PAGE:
… la fuga è l’unico mezzo per mantenersi vivi e continuare a sognare.
[Henri Laborit, 1976]
In times like these, it seems indeed, escaping is the only way to stay alive and continue to dream.
Henry Laborit wrote this in his “Éloge à la fuite“, and although the original text is in French, somehow it does have a more melodic tone to it in Italian.
La fuga, la fuite: not really the same as an escape. Something gets lost in translation, compromising the depth of this necessary manoeuvre. This manoeuvre, la fuite, often presents itself as the only path for those who need to mess up with geography in order to find inner peace.
This quote sings in Italian because it was used in Sagapò: a 1953 book by Italian writer Renzo Biasion, which was later adapted into the 1991 film Mediterraneo by Gabriele Salvatores. In its beauty and it’s cruelty, this comedy touches several multilevel topics.
One of the many scenes that made me laugh in sympathy was that in which “il disertore”, not seduced like the rest of his compatriots by the little Greek island and its peaceful inhabitants, tries once more to convince them to leave and go home. And in fury he drinks his coffee as an Italian espresso, pouring all the coffee grounds into his mouth. His friends laugh, already used to the pace of Greek coffee.
Una faccia una razza
Greek coffee is made to be drunk slowly, contemplating life, absorbing the moment, the light of the day and the company. Greek coffee is not a destination.
Italian coffee is a spark of bliss in a busy day, made to be drunk fast, vigorously. Italian coffee is a pat on the shoulder, an encouragement to keep going.
In this scene “il disertore” goes off the rails in frustration and unhappiness… This depicts a very important difference between two nations that are, as it has so many times said, “una faccia, una razza”. Because to be fully integrated into a new culture, you do need to let go of some of the conceptions that you bring with you from your own – or previous – culture. You need to DIE a little, if you want, in order to be more ALIVE. This is a step that many people in the world take with vehemence. And even so, it is a gest that hardly gets any recognition. A glamourless gest.
Adaptation and Exploration
The difficulty of moving and taking in a new culture, which cannot be neglected, doesn’t change the fact that today’s world is very different from that of Laborit’s, from that of Mediterraneo’s, or even from the baby-boomer generation.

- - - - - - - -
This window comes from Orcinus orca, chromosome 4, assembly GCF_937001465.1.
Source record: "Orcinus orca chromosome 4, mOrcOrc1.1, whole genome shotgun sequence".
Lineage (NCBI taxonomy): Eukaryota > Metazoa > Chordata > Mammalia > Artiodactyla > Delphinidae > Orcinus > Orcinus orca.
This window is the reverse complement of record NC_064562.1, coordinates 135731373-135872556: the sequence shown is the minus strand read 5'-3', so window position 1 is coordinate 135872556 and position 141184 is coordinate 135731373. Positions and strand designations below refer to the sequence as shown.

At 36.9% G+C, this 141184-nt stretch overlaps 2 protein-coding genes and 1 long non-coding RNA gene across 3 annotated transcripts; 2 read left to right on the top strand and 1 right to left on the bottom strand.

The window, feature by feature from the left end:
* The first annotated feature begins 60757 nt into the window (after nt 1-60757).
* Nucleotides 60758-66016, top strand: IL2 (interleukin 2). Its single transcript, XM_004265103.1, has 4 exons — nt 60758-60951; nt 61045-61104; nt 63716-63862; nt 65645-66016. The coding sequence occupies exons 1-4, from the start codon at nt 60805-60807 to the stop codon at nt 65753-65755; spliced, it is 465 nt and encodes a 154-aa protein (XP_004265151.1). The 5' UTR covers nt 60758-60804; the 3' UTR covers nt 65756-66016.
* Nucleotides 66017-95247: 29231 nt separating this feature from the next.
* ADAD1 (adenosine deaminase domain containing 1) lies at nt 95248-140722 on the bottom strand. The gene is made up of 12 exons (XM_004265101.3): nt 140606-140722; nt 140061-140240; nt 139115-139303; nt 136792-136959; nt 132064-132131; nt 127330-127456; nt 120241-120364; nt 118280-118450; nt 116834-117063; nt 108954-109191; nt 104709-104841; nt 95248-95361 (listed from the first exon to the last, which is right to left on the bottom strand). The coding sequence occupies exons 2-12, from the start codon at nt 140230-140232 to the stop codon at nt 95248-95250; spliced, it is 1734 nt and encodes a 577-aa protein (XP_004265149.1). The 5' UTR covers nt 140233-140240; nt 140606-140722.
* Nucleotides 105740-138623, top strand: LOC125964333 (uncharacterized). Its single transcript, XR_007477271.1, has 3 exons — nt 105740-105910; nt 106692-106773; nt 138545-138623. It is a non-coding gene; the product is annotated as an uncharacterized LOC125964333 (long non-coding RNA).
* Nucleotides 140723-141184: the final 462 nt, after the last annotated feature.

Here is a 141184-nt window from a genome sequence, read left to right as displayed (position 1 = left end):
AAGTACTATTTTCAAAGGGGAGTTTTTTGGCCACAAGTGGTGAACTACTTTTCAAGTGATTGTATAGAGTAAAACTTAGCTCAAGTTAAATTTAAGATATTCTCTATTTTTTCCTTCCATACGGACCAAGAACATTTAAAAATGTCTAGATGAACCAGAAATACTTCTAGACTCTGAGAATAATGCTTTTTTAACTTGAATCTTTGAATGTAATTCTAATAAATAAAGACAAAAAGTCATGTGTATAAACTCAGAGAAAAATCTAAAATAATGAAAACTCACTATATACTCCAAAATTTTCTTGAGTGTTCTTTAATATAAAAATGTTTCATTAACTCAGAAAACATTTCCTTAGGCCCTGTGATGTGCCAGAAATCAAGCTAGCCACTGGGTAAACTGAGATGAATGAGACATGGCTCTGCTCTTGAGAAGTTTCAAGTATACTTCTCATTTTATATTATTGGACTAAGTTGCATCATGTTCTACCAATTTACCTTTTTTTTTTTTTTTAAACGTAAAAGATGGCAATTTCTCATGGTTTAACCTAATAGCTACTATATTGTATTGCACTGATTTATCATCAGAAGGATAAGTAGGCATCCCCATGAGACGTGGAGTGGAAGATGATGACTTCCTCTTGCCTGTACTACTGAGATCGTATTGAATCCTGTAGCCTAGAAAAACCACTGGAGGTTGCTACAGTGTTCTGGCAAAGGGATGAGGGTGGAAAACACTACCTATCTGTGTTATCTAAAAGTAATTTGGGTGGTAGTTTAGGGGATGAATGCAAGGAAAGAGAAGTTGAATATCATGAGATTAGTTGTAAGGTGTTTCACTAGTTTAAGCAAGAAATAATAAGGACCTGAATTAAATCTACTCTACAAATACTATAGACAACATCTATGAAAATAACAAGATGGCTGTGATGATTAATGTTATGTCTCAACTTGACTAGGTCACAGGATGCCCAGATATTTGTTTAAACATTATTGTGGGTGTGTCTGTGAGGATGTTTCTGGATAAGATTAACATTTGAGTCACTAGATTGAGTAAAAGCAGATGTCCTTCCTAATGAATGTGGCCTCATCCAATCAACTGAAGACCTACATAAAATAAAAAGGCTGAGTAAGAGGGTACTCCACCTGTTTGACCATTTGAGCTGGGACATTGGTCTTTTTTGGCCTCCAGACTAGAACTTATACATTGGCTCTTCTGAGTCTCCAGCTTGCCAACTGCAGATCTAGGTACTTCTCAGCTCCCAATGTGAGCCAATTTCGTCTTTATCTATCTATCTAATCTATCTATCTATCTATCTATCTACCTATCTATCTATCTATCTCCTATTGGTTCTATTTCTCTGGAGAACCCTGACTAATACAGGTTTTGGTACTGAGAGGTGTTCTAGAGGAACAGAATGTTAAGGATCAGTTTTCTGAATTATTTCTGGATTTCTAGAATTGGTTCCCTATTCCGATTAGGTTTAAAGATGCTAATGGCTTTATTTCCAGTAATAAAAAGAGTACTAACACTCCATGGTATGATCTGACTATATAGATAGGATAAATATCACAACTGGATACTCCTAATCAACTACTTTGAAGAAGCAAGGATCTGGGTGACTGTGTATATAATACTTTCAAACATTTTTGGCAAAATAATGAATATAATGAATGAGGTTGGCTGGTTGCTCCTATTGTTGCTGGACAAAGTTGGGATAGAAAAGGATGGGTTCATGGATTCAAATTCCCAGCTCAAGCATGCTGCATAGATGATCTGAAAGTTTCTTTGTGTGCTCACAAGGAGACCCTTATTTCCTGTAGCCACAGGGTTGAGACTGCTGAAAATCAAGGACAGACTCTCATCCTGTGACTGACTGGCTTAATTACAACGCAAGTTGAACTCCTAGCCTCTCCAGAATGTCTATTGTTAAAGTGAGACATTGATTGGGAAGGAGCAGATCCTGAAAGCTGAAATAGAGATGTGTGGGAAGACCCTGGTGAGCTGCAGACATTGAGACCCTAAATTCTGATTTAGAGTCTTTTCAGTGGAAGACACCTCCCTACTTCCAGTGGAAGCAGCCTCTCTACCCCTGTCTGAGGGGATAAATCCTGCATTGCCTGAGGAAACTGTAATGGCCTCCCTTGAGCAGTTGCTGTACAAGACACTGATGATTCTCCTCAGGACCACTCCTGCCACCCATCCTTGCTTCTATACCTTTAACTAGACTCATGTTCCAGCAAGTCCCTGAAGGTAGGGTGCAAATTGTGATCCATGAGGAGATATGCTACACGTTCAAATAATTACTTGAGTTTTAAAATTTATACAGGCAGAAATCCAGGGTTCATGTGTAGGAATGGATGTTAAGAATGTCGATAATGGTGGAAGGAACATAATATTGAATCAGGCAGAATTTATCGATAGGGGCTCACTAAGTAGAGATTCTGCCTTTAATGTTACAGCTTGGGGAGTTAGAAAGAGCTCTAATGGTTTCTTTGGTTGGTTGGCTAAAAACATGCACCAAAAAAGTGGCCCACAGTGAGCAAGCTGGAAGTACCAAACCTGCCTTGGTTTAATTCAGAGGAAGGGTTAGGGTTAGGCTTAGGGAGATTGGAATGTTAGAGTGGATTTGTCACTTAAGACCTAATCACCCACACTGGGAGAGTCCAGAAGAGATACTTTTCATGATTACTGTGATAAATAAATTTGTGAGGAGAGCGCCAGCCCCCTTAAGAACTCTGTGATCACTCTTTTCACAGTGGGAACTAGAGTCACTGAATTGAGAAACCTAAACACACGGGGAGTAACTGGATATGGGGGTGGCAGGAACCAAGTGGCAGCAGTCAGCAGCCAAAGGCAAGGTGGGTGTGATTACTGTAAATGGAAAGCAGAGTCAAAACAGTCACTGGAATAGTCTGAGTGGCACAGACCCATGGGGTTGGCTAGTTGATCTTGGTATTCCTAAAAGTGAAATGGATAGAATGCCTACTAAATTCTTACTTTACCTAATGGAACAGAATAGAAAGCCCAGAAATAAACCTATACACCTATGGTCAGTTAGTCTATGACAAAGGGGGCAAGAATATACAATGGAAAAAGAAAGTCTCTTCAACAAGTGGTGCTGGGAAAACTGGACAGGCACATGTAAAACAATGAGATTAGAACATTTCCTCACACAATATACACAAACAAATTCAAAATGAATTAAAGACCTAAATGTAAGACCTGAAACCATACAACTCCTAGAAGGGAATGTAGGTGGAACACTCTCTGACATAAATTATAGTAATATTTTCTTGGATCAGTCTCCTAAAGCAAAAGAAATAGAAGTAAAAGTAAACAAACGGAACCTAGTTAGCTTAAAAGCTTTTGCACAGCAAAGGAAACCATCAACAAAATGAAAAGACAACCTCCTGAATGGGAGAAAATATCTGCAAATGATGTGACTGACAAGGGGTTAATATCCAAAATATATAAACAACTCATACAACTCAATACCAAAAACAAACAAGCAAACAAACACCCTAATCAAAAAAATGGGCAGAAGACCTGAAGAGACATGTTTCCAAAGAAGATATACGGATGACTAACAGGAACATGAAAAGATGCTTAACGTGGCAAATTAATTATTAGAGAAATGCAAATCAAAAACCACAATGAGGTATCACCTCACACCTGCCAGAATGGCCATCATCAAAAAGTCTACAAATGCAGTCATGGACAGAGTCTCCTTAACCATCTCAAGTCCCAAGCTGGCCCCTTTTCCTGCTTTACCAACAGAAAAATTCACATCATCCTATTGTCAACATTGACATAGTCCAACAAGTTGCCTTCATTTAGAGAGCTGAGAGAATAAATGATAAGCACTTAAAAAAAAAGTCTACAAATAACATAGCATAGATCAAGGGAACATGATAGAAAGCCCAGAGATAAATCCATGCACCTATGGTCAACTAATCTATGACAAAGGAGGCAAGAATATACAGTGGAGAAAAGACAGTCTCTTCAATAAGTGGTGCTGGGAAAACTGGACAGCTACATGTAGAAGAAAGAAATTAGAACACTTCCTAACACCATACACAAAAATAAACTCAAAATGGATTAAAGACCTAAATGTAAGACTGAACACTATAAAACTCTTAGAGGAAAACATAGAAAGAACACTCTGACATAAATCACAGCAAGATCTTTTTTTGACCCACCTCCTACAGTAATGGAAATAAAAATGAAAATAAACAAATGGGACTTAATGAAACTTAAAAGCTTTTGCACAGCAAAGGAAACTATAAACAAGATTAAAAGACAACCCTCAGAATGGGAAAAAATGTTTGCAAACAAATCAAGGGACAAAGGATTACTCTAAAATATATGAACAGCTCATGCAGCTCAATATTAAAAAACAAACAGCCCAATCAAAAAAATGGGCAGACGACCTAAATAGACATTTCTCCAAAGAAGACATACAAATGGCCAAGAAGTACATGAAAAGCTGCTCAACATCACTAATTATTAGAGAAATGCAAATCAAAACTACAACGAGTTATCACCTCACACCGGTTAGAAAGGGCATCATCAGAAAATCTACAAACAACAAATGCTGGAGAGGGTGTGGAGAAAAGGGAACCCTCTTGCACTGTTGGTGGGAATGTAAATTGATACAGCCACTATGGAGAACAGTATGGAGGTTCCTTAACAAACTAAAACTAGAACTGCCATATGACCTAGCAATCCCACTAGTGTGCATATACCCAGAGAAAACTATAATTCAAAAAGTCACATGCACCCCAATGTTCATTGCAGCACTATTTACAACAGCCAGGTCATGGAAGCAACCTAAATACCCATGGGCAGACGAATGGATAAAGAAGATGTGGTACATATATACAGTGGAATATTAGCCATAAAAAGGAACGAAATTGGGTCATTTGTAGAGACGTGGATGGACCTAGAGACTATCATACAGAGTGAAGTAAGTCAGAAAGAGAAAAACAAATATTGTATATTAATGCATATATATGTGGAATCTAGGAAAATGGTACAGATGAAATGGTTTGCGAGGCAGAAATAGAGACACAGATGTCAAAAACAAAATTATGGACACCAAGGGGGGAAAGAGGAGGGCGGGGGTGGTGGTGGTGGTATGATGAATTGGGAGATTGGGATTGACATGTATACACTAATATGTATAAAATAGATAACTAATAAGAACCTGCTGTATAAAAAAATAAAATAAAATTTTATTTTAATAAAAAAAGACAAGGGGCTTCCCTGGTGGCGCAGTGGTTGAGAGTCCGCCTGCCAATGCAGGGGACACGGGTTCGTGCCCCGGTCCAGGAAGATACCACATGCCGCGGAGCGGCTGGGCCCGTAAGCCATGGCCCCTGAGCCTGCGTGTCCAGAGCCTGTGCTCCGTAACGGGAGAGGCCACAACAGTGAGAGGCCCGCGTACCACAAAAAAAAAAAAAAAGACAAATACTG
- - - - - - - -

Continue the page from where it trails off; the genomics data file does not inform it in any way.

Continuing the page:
I could adapt the initial quote to: “in times like this, escaping is futile”. Never has it been so easy to escape, but never has it been so unattainable. Because la fuga, la fuite, the concept of escaping from one’s own existence and finding a new life to start over from, it is all just a fantasy. I am not talking about changing one’s name, holding a fake passport, being a spy… this is all very well for action movies but that is not what I’m saying here. I talk about the very concept of discovering the world and being one with the communities one encounters.
One can only gulp in jealousy when hearing how “discovering the world” was for the previous generations. Those who could, of course. Those that travelled and moved to other countries, the first “expats” of our modern society. Such privileged individuals. They discovered the world when it was still fascinating and thrilling, yet they already had the means to do it. The Jacques Cousteaus of the world, being the first human to reach a summit or a sea bottom.
The escapes of today
Today flying and travelling is so democratised that almost anyone can do it – living in rich countries, that is. It is much easier to deal with bureaucracy, with visa agreements between countries, with cheap airline tickets. One can even travel without moving from one’s home. While travelling and staying connected go hand in hand, discovery is replaced by repetition of experiences, a competition.
(I reiterate: this is true for middle and upper class from rich countries, mostly. I wouldn’t want to start arguing how unfair it all is, when freedom of movement lets us explore far away lands at no cost by simply showing a Western passport, when those same people would have to go through financial and bureaucratic hell to visit our homeland).
Moving to a new country, living in exile, is easier than ever – but truly escaping is the most unattainable venture. And this might be because there seems to be less things one can let go off, or adopt, in order to assimilate a new culture. Culture is giving way to globalisation. Everything is connected in a way that it is all becoming the same, but in a different place. Same same but different. Truly that.
Home versus Homes
This takes me back to “il disertore”. He himself was a constant fugitive – although in his case he was escaping from imposed army service and unwilling separation from his pregnant wife. In his case too, escaping was the only way to stay alive and keep dreaming. I believe that the quote opening the movie does not refer to “il disertore”, but to his comrades that stay put, away from the war, in a paradise island for two years instead of going back to a joyless country ruled by fascism. And the truth is that escaping from “home” or escaping to go “home” is in the end the same. It is a cry for freedom. When that freedom means self-determining what is good for oneself. It means that your voice does not become overpowered by other voices. It means that “home” is where you want it to be.
I believe that it takes as much guts to escape from home and adopt a new culture, as it takes to go back to a previously abandoned home. To go back with the anticipated disappointment that it is no longer home and you are no longer you. This is probably why it took Ulysses so long to get back to Ithaka in the Odyssey. And this is why all the Ithakas of the world wait for us, patiently, preparing for a bitter-sweet welcome home.
A tutti questi qui stanne scappando…